The agreement between Mexico and the United States includes a regional asylum plan for migrants

The text speaks of "a regional approach to burden sharing in relation to the processing of migrants' refugee status applications"

Caravana de Migrantes © Captura de video YouTube
Migrant Caravan Photo © YouTube Video Capture

This article is from 4 years ago

WASHINGTON, 11 jun (Reuters) - El immigration agreement between the United States and Mexico reached last week includes a regional asylum plan and Mexico's commitment to review and possibly change its laws, according to a copy President Donald Trump showed to reporters on Tuesday.

The agreement establishes "a regional approach to burden-sharing in relation to the processing of migrants' refugee status claims," the document says.

A photograph ofReuters of the folded document, taken while Trump held it, allowed reporters to read parts of it.

It also includes Mexico's commitment to review, and possibly change, its laws, according to the copy.

Trump told reporters he would let Mexico announce it "at the appropriate time" but that it "takes effect when I choose."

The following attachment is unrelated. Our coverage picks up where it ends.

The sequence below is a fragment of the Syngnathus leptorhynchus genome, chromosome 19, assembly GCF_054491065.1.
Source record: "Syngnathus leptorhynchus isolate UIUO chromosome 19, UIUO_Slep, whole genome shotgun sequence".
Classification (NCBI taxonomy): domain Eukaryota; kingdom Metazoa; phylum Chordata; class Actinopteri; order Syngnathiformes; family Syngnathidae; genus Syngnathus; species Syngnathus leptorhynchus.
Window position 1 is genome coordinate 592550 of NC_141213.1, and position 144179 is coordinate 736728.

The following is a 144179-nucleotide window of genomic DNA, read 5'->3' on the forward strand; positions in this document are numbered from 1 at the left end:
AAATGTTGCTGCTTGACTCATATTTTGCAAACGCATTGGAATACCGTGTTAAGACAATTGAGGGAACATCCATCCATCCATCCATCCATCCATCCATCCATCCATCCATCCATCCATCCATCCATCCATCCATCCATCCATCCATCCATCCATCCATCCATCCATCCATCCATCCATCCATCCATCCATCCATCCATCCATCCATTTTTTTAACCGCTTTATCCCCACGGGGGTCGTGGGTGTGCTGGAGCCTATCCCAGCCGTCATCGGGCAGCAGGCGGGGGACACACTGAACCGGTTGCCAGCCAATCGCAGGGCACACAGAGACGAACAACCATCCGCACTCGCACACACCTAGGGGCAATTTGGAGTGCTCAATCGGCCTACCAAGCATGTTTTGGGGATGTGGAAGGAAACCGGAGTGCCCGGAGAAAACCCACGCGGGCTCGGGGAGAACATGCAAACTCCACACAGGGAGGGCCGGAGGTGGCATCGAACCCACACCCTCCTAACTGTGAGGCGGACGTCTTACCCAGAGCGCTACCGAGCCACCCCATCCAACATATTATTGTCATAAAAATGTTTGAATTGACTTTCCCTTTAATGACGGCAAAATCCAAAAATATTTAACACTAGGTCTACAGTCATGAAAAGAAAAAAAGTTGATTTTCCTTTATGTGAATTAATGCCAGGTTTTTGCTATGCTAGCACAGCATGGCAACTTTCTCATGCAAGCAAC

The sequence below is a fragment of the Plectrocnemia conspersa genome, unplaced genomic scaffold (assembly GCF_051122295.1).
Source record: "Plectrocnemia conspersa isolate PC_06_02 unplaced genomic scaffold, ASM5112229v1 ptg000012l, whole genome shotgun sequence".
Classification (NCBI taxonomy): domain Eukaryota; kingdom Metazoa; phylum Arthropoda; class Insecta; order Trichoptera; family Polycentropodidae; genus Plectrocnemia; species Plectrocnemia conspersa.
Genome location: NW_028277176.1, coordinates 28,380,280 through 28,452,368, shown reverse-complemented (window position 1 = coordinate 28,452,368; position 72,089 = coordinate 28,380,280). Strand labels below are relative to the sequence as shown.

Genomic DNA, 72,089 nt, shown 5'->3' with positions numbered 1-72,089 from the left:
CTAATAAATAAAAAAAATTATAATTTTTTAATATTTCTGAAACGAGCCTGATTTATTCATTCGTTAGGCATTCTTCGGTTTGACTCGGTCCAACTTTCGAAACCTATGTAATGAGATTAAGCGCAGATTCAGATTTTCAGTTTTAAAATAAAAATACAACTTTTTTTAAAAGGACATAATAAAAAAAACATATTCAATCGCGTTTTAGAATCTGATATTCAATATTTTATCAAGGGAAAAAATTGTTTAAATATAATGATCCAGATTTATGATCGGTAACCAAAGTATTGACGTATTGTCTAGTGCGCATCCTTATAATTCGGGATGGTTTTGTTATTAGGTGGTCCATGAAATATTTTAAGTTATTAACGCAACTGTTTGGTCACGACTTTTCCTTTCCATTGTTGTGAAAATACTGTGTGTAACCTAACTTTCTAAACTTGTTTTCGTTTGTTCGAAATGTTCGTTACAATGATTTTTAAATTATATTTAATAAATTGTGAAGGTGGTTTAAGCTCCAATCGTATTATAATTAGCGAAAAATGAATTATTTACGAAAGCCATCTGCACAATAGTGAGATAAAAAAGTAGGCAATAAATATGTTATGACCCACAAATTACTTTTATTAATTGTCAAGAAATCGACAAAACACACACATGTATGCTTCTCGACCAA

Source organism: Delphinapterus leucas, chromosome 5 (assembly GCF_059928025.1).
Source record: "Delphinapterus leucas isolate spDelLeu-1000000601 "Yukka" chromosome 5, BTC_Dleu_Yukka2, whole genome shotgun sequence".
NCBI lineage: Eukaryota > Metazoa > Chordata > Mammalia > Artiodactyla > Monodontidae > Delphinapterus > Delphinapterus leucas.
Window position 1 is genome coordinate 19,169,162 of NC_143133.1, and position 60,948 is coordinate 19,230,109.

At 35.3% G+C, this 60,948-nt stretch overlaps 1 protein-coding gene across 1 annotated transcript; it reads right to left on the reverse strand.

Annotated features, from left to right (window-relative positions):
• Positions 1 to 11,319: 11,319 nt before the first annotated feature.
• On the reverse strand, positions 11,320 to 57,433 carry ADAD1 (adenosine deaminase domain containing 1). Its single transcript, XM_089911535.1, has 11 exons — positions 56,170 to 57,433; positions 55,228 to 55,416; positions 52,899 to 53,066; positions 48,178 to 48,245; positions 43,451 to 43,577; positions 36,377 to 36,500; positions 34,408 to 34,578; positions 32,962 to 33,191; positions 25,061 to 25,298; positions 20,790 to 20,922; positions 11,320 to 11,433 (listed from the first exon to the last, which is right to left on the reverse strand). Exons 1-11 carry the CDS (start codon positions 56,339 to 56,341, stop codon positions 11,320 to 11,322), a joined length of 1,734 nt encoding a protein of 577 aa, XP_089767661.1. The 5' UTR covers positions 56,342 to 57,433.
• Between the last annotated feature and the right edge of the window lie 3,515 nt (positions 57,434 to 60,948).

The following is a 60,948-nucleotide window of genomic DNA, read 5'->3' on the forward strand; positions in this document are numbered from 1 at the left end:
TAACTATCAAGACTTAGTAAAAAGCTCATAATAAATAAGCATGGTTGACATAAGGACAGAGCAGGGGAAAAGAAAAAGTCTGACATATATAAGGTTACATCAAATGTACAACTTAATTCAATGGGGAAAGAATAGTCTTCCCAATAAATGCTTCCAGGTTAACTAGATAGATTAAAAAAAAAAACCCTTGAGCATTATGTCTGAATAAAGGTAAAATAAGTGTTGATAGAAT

The US president had said on Monday that Mexico would soon disclose part of the agreement without offering details.

Announcing details not previously disclosed, Mexican authorities said Monday thatThey had 45 days to demonstrate that the efforts were effective to reduce migrant flows, otherwise they would have to talk about more measures with Washington.

The United States wants Mexico to be declared a safe third country where asylum seekers could be in the United States' place, a demand Mexico has long rejected.

Mexican Foreign Minister Marcelo Ebrard said any such agreement should share the asylum burden with other Latin American countries.

The agreement preventedThe United States will raise tariffs by 5% import tariffs on Mexican products, a measure that Trump had promised to impose unless Mexico collaborated to stop migration.

Trump made reducing illegal immigration a central issue of his 2016 election campaign, but his efforts to advance that policy have been frustrated.

Mexico agreed on Friday to take measures to control the flow of people from Central America, including deploying 6,000 new national guard troops to its border with Guatemala.

However, over the weekend there were no signs that Mexico had begun reinforcing the border.

What do you think?


Filed in:

Do you have something to report?
Write to CiberCuba:

 +1 786 3965 689